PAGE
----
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Monday, March 23, 2009

Food Allergy Labeling Not Always Accurate

One more post from last week's annual meeting of the annual meeting of the American Academy of Allergy, Asthma and Immunology, following A Patch for Lessening Dairy Allergies and 4X Food Allergies in Black Male Children.

The Food Allergen Labeling and Consumer Protection Act of 2004 (FALCPA), which actually went into effect on January 1, 2006, mandated that the:

presence of any of eight potential major allergens - milk, egg, fish (e.g., bass, flounder, or cod), Crustacean shellfish (e.g., crab, lobster, or shrimp), tree nuts (e.g., almonds, pecans, or walnuts), wheat, peanuts, and soybeans – must now be revealed in plain English and in easy-to-see and –read form on labels.

That's why you see any dairy ingredient pointed out as MILK in capital letters on ingredients lists. FALCPA also is responsible for the "may contain" warnings or ones written as "processed on shared equipment," or "manufactured in a facility that processes."

How well have companies done in using these labels and warnings correctly? Amanda Gardner of U. S. News and World Report reported on a study that checked out almost 400 products.

The good news is that most major companies are well in compliance with FALCPA. Unfortunately, smaller companies are less so.
"[Study senior author Dr. Scott H. Sicherer said] one thing we did notice is that products that didn't have this labeling but did have detectable proteins came primarily from smaller companies."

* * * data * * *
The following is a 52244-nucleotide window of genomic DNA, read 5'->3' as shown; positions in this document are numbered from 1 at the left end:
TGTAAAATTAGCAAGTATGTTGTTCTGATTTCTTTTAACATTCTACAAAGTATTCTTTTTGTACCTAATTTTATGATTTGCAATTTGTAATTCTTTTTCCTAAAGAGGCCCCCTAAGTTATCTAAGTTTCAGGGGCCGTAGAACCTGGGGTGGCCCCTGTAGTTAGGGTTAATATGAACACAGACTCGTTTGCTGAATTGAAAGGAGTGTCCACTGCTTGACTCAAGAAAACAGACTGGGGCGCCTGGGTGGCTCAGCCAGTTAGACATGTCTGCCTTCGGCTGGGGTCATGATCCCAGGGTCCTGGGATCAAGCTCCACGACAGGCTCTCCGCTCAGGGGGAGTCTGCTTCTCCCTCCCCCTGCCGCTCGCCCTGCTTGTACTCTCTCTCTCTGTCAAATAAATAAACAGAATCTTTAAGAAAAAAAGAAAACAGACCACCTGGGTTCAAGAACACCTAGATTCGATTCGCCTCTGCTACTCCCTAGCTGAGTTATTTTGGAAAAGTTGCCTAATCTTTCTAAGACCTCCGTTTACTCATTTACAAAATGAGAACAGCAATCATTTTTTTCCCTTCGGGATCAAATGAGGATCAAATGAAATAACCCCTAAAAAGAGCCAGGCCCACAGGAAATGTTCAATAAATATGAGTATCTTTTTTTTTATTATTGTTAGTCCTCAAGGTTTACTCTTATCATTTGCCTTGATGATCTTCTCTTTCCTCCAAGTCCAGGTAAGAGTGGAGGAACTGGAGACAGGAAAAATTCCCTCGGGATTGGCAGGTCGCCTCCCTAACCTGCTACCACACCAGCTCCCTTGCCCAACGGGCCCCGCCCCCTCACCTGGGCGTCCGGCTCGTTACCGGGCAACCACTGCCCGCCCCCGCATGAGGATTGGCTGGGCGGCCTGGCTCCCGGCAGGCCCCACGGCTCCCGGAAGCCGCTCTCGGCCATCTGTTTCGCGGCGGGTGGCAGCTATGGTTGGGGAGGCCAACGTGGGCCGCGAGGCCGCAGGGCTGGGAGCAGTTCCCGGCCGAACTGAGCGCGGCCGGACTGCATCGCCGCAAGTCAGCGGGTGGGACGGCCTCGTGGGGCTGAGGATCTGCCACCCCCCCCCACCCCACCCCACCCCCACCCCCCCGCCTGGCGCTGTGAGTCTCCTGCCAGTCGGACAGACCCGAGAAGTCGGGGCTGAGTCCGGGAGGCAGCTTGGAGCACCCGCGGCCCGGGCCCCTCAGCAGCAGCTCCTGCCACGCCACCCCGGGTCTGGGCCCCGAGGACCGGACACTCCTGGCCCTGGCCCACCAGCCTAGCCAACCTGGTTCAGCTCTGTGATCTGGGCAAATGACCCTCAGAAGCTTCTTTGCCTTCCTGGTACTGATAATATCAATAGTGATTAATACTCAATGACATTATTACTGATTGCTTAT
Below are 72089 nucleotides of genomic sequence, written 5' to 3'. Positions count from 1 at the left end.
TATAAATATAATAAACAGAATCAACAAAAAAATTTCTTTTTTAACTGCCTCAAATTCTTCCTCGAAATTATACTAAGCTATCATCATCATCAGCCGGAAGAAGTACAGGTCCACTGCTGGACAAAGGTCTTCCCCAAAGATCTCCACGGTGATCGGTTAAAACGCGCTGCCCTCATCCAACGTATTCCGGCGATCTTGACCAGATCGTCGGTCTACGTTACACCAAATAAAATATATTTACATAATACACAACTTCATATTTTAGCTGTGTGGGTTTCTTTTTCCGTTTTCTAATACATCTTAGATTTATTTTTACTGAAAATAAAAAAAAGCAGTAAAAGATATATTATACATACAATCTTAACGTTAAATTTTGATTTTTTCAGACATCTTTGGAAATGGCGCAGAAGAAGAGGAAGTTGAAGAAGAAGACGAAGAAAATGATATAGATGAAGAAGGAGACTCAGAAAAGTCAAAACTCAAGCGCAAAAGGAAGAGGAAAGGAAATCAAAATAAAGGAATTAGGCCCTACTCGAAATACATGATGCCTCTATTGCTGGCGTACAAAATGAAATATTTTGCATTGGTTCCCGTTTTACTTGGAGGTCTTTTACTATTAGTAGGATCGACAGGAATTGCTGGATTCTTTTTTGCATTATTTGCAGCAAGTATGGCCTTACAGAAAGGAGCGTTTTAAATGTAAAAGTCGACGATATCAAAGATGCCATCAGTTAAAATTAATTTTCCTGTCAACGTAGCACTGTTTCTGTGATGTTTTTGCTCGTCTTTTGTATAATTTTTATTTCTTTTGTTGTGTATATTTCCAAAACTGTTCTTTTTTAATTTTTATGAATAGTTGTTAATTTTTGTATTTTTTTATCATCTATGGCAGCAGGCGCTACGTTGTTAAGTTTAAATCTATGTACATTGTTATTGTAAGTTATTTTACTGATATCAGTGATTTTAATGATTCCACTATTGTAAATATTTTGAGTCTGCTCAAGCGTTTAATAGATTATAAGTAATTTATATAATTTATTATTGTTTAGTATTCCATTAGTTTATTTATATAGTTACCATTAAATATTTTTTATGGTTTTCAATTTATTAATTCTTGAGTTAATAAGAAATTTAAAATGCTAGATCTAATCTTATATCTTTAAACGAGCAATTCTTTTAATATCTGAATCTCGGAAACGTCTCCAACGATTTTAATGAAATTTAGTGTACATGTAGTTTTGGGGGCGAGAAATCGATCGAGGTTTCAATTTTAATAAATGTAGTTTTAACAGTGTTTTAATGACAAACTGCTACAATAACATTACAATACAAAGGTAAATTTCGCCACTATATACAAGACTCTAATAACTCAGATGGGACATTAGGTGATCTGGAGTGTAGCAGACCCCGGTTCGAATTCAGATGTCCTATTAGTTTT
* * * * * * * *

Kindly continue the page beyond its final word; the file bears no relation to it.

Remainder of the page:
And people with allergies do have real concern about foods that "may" contain an allergen. The study found that 5.3% of the foods that had one of the warning labels for eggs, milk, or peanuts really did contain detectable amounts of those allergens.

More worrisomely, 1.9% of those without any warnings at all also contained these allergens, about half of these in sufficient amounts to trigger a reaction. These were mainly the ones from smaller companies mentioned previously.

Dark chocolates were a 'leading offender," other researchers at the meeting said.

These percentages are far too high for comfort. Any unreported allergens are a problem, but they do happen even in well-run companies. FALCPA was supposed to lower the risk markedly. It may have, but not nearly enough. Be sure to report any reactions to the offending companies and demand that they get their labeling right the first time.

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